This included things like deadlifting and squatting. Both exercises work the entire body systemically. At no part during any of these lifts is a muscle truly relaxed, in fact the entire muscular system is being trained to work in cohesion with itself. If the deadlift or squat gets stronger each week, so too does his ankle and back.
2.) Limit the Amount of Work on His Ankle
With his ankle being less than anatomically normal, his training needs to adjust with his current condition. Doing cafe raises for sets across for high reps is not something people with a FUSA should be doing. Instead, train the ankle alongside the body. Doing exercises standing, or weighted carries are both good ways to keep volume work on the ankle high enough to promote strength. But wont overwork the ankle, so that he can still function as a human.
3.) Mobilize and Maintain
The reduced range of motion I mentioned earlier was due to his ankle having one less tendon, and the scar tissue of 2 surgeries built up around his ankle joint. With entropy being the cruel mistress it is, applying attention to the ankle through stabilizing and mobilizing is going help drive positive progress. Below are a few stretches I had him do to relieve some scar tissue from that area, and help him stabilize his ankle through strength and mobility.
Talus Mobility Stretch: This pulls the bone in the ankle (the talus) posteriorly, so the ankle has more free range of motion. Pressing the knee out over the toe allows for more mobility with those with very stiff or immobile ankles.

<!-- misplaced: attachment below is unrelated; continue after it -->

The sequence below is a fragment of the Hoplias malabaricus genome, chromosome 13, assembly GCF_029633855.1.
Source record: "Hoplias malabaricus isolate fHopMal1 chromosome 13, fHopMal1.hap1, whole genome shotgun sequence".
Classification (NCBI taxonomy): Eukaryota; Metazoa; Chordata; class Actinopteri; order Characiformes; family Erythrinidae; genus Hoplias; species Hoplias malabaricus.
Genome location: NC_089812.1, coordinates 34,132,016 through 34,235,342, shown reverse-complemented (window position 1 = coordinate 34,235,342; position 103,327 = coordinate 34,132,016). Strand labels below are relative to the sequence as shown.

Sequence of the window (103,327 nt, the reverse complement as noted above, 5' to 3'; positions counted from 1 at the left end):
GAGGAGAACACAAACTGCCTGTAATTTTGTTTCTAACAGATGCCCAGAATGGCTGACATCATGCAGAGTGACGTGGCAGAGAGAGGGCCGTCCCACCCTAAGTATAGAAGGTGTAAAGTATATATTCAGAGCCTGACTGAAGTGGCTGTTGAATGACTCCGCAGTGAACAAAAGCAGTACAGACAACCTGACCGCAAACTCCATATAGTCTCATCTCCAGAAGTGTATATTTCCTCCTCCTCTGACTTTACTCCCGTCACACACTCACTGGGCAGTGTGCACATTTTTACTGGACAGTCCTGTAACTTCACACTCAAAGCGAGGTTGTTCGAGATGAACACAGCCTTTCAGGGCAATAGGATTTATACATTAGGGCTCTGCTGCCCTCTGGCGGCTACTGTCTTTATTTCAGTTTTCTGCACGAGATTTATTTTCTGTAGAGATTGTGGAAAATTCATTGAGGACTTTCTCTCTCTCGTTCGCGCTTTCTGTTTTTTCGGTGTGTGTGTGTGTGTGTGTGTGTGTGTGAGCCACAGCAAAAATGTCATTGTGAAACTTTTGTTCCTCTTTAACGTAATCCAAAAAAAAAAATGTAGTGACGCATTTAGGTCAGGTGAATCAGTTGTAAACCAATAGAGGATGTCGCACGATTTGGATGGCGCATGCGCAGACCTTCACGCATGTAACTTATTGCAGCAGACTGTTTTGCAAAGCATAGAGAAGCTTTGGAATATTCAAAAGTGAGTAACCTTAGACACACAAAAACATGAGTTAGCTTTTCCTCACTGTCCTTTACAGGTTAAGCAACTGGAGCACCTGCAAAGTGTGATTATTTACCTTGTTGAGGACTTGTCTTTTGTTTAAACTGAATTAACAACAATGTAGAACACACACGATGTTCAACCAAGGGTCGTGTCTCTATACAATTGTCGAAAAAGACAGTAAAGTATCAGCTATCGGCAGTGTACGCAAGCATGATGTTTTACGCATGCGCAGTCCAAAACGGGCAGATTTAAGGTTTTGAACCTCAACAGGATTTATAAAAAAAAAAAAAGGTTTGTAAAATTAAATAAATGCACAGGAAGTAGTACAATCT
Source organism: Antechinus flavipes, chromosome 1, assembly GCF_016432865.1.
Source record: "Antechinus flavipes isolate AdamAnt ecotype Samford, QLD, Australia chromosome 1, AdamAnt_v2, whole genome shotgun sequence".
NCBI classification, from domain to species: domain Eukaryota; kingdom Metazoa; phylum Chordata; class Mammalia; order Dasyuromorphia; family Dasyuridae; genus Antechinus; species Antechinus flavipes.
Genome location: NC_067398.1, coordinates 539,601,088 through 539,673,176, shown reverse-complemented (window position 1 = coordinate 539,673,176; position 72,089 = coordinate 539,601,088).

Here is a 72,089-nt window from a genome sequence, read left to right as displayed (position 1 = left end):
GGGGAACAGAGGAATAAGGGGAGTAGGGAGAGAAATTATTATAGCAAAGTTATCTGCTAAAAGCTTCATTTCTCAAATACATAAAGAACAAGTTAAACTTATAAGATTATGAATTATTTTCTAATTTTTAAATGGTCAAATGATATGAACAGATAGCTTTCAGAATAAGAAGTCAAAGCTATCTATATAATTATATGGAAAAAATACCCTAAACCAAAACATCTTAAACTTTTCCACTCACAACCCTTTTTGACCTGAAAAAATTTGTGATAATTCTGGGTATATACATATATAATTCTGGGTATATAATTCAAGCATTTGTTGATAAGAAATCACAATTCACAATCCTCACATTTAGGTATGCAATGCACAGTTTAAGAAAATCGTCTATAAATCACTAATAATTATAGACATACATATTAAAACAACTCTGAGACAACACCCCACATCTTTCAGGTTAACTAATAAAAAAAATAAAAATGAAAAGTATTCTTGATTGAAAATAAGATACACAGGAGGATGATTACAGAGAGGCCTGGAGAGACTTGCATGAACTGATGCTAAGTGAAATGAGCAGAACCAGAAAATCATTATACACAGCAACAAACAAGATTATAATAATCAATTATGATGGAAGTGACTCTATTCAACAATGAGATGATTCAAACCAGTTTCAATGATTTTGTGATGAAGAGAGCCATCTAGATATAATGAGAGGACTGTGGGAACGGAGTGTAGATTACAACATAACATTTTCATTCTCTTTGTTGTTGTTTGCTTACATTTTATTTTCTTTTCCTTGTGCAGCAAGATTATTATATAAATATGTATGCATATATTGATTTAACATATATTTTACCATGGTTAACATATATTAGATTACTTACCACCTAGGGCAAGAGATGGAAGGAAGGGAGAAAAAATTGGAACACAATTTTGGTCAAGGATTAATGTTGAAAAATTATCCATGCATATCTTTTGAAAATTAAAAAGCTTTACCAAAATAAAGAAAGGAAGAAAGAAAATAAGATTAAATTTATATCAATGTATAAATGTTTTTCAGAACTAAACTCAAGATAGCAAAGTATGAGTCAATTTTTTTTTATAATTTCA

Banded Flexion Stretch: Put the band over the toes and allow it to pull you forward and stretch the Tibilialis Anterior. Point your toe towards your face and hold for a 3 count. After 3 seconds, relax the muscle. Do multiple reps until ROM is optimal.
When I initially told him these things, he was very defensive about his training patterns and what exercises he is willing to do. But overtime his progress skyrocketed. He starting deadlifting heavy (his current PR is 405x5), once he did that for a while he added weighted carries and pulls into his routine. Now that his ankle wasn’t sore and his strength numbers were going up, he felt comfortable enough to switch from a leg press to a safety squat. In the grand scheme of things, these changes were for the better. Now John has a different problem...most of his clothes don't fit anymore. He’s gaining more muscle mass and is getting stronger as a 60 year old man.
Him and I always joke about muscle definition and size. He has way bigger biceps than me, but I have bigger cafes than him. He was wearing shorts the other day and I saw that his calves were more defined and bigger than before his programming change. I jokingly said, “Nice cafes, how many calf raises did you do in the past year?”. His response was a smile and laugh with the phrase, “None”.
Ask yourself the following...Am I training the entire body? Is my ankle getting the right type/amount of stress? Am I mobilizing my ankle before or after my workouts? There may be an underlying condition like my father, but the approach is about the same. If you answer no to any of these questions, ankle mobility may be stalling your weight room progress.